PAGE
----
Neil Gorsuch became the 113th justice of the United States Supreme Court Friday afternoon, following a Republican circumvention of a filibuster with a long-anticipated “nuclear vote” majority.
While the fulfillment of this particular Trump campaign promise is cause for modest celebration for constitutionalists, those who promoted Gorsuch’s nomination need to remain clear-eyed about what this victory really means for our ongoing constitutional crisis.
Now that the dust has settled in the upper chamber, we’re left with a few things: a fulfilled promise from the Trump campaign, the end of the Supreme Court filibuster for the foreseeable future, and at least a nominal return to the balance of the Supreme Court before Justice Antonin Scalia’s passing last year.
It’s hard to imagine how this nuclear-option change doesn’t set the stage for the upper chamber to nuke the legislative filibuster in following suit, thus reaching the natural end of what the progressive populists sought to achieve with the 17th Amendment.
As Conservative Review Editor-in-Chief Mark Levin pointed out on his radio program this week, the roots of this move are over 100 years old and lie at the feet of the Progressive movement. In short, progressives cast the first stones, both on changing the nature of the Senate and politicizing the process (See: Robert Bork, 2013 et al.).
Ironically, what we have seen this week is the natural conclusion of two progressivist forces that simultaneously – if seemingly contradictorily – seek the end of centralization through the means of mob rule. Long story short, when your judiciary and contemplative body — with authority over approving its members — have been so politicized by judicial activism, a hyper-partisan outcome to the system was inevitable.
The nature of Gorsuch’s confirmation has made it painfully clear that there is no longer the prospect of lukewarm talent on the bench. Now the impetus remains on Republicans to go all out and take the Obama strategy of stacking the court with Trump appointees in the lower courts – albeit encumbered by the “blue slip” process . (And remembering all the while that this political football will change hands, leaving Democrats to do the same once again in the future.)
But, nuclear or not, Justice Scalia’s seat has been filled with an originalist and all is right again with the world, right? No. Rather, conservatives ought to keep in mind that this appointment — while a big fulfilled promise to a greatly concerned constituency — will not solve the judicial crisis facing our Constitution and our republic.
At best, the court now stands at the same ideological balance that gave us the Obergefell decision. At worst, we’re a few degrees further away from original intent than we were on Justice Scalia’s last night on this Earth. Either way, hanging all of one’s hopes for the republic, the rights of the unborn, or a list of other issues before the court solely on Neil Gorsuch’s confirmation and then walking away is a fool’s gambit.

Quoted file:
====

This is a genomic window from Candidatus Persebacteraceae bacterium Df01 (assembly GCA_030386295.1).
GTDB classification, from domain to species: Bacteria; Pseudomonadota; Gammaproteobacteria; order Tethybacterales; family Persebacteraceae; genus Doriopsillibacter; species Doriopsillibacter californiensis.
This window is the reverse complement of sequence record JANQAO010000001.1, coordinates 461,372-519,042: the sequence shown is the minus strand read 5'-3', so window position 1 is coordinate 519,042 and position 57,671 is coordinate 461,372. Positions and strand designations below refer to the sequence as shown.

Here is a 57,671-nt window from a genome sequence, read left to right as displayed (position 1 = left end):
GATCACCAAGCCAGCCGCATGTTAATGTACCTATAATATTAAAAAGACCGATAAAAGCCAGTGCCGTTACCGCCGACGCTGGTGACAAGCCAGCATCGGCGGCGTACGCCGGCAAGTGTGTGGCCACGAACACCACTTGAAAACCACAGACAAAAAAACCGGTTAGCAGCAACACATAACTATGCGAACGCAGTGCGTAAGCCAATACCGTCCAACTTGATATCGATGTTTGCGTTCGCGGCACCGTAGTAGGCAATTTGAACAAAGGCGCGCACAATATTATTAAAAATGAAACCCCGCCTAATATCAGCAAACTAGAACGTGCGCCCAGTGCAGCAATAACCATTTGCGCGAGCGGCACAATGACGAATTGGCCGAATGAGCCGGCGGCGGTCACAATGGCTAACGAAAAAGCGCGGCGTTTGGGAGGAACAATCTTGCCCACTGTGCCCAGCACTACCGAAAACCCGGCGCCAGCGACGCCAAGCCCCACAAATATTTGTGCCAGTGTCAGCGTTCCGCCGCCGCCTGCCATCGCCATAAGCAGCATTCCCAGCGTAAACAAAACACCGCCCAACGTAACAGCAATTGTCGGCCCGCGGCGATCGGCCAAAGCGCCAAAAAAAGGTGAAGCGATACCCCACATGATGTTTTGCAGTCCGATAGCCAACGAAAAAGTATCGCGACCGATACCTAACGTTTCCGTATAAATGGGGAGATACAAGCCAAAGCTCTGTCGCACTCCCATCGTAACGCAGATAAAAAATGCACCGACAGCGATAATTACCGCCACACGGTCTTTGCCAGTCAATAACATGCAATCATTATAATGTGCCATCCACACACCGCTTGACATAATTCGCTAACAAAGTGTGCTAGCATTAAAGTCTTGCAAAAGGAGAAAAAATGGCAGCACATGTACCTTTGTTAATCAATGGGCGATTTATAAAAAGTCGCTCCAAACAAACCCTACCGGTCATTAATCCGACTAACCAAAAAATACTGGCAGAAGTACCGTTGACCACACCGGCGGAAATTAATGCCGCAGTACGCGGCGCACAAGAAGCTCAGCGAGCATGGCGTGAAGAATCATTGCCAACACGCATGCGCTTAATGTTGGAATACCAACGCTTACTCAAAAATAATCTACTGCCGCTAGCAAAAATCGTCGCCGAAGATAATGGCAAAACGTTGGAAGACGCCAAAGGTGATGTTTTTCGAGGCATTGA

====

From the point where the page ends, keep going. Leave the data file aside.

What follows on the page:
Certainly, should Anthony Kennedy step down and offer up a way to halt the pivot on the court’s “swing vote,” or should anyone else on the progressivist side of the bench leave, then it will be incredibly easier to confirm an even more originalist jurist to fill the spot, as Josh Hammer points out at The Daily Wire.
Neil Gorsuch may in fact be “the kind of jurist we need,” as Sen. Mike Lee, R-Utah, said before the committee, but there’s ground for healthy skepticism on this front. Daniel Horowitz explains that while Gorsuch is indeed a constitutionalist in a broad sense, and his articulation of the philosophy was both succinct and clear, his history of jurisprudence skews closer to that of an Alito than a Scalia. (And definitely short of a Thomas on the originalism scale.) Only time will tell.
But hope is not a course of action, especially when one branch of our government has so thoroughly co-opted the duties of the other two, as Daniel Horowitz points out in his book “Stolen Sovereignty.” Rather, the problems that so many have sought to fix by finding “better judges” are systemic, and the best answers to them are systemic as well.
The situation we see before us is two-pronged, as is the answer. If we want to see the Senate return to being the Senate again, then it needs to return to its original function prior to the 17th Amendment, while enacting reforms to make the courts themselves less political by nature.
But more important is the need for Congress to depoliticize the process of judicial appointments by depoliticizing the federal courts. Per Article III, the legislative branch has the power to completely reform the black-robed branch of government — as Horowitz and I have written about ad nauseam. And if the Senate’s nuclear outcome doesn’t spur that discussion on both sides of the aisle, perhaps the further politicization of the judicial branch will. Until then, we can only anticipate a more partisan Supreme Court and a more radioactive Senate. (For more from the author of “Gorsuch Is in and the Senate Is More Nuclear. Where Do Conservatives Go From Here?” please click HERE)